Special issue of ANZJES
Editors: Cat Moir and Bronwyn Winter
Assistant Editor: Robert Boncardo
In the German-speaking world, the memory of the Reformation has often been closely connected to the theory of German historical exceptionalism, the idea that Germany’s historical development took a ‘special path’ (Sonderweg) to modernity. Yet considering how much attention has been paid to the question of a German Sonderweg and the significance of Weimar as a turning point in the story, scholars have paid little attention to the ideology of exceptionalism in the Weimar Republic itself. This article contributes to the historiography of the Sonderweg debate by examining the complex ways in which the poet Hugo Ball (1886-1927) and the philosopher Ernst Bloch (1885-1977) traced a narrative of German exceptionalism back to the Reformation era. It argues that these writers appealed to the intellectual and political legacies of the Reformation in an attempt to explain the formative events of their own time: the First World War, and the Russian and German Revolutions. The divergent ideological conclusions they drew reveals much about the conflicted atmosphere of Weimar thought, in which German intellectuals struggled to bridge the gap between crisis and tradition.
The Russian revolution was the defining episode of the twentieth century. It led to the transformation of Russia into one of the superpowers on the globe, but one that exhibited a development model that was both different from and a challenge to the predominant model in the West. The Soviet experiment offered a different model for organising society. This was at the basis of the way in which international politics in the whole post-second world war period was structured by the outcome of the Russian revolution. But in addition, that revolution helped to shape domestic politics in the West in very significant ways. All told, the revolution was of world historical and world shaping importance.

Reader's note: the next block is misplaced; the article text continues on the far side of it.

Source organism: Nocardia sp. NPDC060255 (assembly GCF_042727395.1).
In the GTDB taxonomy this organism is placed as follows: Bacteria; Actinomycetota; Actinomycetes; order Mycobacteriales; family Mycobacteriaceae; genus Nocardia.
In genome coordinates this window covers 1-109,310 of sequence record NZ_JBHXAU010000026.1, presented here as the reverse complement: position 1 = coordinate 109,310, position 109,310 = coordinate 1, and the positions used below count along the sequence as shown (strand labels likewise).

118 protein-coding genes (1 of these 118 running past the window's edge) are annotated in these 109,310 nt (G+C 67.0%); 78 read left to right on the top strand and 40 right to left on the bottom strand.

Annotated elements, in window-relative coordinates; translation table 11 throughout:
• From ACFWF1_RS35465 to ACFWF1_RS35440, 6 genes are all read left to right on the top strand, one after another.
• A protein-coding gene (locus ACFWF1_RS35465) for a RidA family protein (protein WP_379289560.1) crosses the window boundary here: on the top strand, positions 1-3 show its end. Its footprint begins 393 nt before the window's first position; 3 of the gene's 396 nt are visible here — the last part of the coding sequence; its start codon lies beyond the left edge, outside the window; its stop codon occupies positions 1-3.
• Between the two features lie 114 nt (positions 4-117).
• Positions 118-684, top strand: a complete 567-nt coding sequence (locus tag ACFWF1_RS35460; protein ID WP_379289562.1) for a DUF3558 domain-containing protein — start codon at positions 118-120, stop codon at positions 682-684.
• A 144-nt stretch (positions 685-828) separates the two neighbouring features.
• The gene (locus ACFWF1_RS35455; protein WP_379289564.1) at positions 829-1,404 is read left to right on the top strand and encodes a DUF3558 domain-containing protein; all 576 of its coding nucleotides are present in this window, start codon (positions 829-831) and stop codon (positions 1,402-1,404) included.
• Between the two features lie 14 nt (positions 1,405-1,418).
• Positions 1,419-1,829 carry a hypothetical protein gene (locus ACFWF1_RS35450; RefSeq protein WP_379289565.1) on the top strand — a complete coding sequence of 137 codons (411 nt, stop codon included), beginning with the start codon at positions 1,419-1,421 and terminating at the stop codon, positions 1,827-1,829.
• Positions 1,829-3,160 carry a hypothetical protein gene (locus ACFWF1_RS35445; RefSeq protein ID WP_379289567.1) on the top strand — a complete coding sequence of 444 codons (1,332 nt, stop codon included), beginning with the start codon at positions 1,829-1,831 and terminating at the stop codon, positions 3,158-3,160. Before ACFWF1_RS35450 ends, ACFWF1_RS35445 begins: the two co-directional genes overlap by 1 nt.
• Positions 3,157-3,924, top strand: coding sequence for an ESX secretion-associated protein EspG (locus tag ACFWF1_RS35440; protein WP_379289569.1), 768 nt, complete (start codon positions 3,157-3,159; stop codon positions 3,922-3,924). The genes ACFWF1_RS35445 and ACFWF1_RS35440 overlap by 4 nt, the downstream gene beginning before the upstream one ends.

This paper explores a polemic between André Breton and Georges Bataille around the question of the politics of the avant-garde. Focussing on texts composed in the late 1920s, principally Breton’s Second Manifesto of Surrealism and Bataille’s ‘The “Old Mole” and the Prefix Sur in the Words Surhomme and Surrealist’, this paper argues that in examining this debate around matter and material, it is possible to extract two distinct conceptions of the places of subjectivity and revolution in avant-garde aesthetics. While Breton wishes to separately define the idealist aesthetic projects of Surrealism and the materialist project for revolution, Bataille argues that a commitment to that materialist project requires a similarly materialist aesthetics.
The immediate post-World War Two period was marked by the consensus across the major French political parties that the retention of the empire was a vital component in the nation’s bid to recover its role in the world. This consensus extended to the French Communist Party (PCF) that had emerged as the largest post-war party and participated in the tripartite governments of the IVth Republic until May 1947. The support or lack of support that the PCF gave to independence movements in the French colonies has been widely studied in relation to Indochina and Algeria. However very little has been published on its role in the UN Trust Territory of French Cameroon, where a widely supported independence movement, the Union des populations du Cameroun (UPC) sought to free the territory from French control. The focus of this article is on the evolution of PCF policy towards the colonies and on the relations between the UPC and the PCF in the crucial years 1947-57 that led up to the independence of Cameroon, through an analysis of articles in the communist press, correspondence between the two ‘fraternal’ parties, and reports by French authorities. The path that led to the suppression of the UPC in Cameroon must be understood in the context of the role of the other major players in this Cold War confrontation: the USSR and the US, the UN and the international community more broadly, and successive French governments.
Alain Badiou’s Maoism has long been the subject of controversy. In this paper, we approach the topic of Badiou’s Maoism by way of the references he and his erstwhile Maoist group, the UCFML, made to the 1967 Shanghai Commune. We argue that Badiou and the UCFML’s invocations of Mao and Mao’s writings are subordinate to their interpretation of the political stakes of the Shanghai Commune as a privileged episode in the Great Proletarian Cultural Revolution. We proceed by comparing Badiou and the UCFML to two of the most prominent French Maoist groups, the PCMLF and the GP, before situating Badiou’s use of Mao’s name within the conceptual terms of his 1982 work Theory of the Subject.